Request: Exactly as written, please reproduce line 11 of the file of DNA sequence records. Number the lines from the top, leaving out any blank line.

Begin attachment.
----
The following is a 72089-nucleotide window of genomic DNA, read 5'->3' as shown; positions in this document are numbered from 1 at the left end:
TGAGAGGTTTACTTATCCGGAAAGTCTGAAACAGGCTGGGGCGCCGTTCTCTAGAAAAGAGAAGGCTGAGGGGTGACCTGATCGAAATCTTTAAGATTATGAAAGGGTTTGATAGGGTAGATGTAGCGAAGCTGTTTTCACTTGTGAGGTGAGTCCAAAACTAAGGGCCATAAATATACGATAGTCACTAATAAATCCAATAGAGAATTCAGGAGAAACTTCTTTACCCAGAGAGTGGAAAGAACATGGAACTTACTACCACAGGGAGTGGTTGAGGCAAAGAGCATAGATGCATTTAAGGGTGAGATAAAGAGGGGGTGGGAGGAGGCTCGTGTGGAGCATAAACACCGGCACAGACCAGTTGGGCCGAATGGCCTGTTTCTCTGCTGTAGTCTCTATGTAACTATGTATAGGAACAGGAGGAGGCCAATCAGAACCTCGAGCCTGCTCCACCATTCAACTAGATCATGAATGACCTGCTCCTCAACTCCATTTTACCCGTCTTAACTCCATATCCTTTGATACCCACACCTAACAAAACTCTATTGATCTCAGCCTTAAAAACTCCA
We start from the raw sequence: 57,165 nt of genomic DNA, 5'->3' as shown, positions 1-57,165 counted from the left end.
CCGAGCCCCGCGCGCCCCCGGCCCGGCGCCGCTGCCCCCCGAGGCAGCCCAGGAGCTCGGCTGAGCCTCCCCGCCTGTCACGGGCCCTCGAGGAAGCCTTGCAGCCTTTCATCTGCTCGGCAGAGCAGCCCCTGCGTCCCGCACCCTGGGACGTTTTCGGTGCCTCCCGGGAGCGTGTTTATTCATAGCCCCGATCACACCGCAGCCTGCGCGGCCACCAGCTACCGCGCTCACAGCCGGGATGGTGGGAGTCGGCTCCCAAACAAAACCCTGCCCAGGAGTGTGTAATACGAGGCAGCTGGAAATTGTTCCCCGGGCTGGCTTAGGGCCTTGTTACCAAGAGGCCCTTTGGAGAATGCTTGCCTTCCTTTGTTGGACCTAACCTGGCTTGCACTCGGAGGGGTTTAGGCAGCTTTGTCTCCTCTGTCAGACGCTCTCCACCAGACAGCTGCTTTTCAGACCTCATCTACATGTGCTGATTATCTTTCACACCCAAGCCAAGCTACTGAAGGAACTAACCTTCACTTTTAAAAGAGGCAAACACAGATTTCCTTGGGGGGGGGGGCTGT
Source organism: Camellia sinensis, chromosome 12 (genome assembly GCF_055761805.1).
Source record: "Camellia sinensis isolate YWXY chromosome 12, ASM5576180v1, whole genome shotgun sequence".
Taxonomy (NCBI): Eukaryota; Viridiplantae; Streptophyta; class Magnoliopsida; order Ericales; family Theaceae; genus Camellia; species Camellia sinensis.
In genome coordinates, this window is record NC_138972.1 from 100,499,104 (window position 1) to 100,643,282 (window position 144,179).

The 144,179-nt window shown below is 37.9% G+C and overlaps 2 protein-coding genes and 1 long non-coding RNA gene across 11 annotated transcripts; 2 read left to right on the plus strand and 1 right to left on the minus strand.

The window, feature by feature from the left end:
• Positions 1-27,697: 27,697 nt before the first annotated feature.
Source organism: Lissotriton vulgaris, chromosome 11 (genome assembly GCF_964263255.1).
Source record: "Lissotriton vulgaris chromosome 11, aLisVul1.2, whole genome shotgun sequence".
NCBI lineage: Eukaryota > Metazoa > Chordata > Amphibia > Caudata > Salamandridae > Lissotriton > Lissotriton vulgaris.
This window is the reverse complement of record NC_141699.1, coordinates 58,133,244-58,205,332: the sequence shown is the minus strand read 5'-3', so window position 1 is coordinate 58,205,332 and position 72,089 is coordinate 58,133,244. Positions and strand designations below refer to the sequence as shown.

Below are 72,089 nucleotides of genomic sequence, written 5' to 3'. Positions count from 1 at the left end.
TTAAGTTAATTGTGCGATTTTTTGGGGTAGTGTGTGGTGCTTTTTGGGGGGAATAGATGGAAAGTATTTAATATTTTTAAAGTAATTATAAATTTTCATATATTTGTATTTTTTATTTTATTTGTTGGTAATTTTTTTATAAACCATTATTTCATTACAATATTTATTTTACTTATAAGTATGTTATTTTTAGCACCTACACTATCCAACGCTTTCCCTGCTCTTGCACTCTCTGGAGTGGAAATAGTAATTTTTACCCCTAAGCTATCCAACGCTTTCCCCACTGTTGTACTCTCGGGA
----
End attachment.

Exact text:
• Positions 1-27,697: 27,697 nt before the first annotated feature.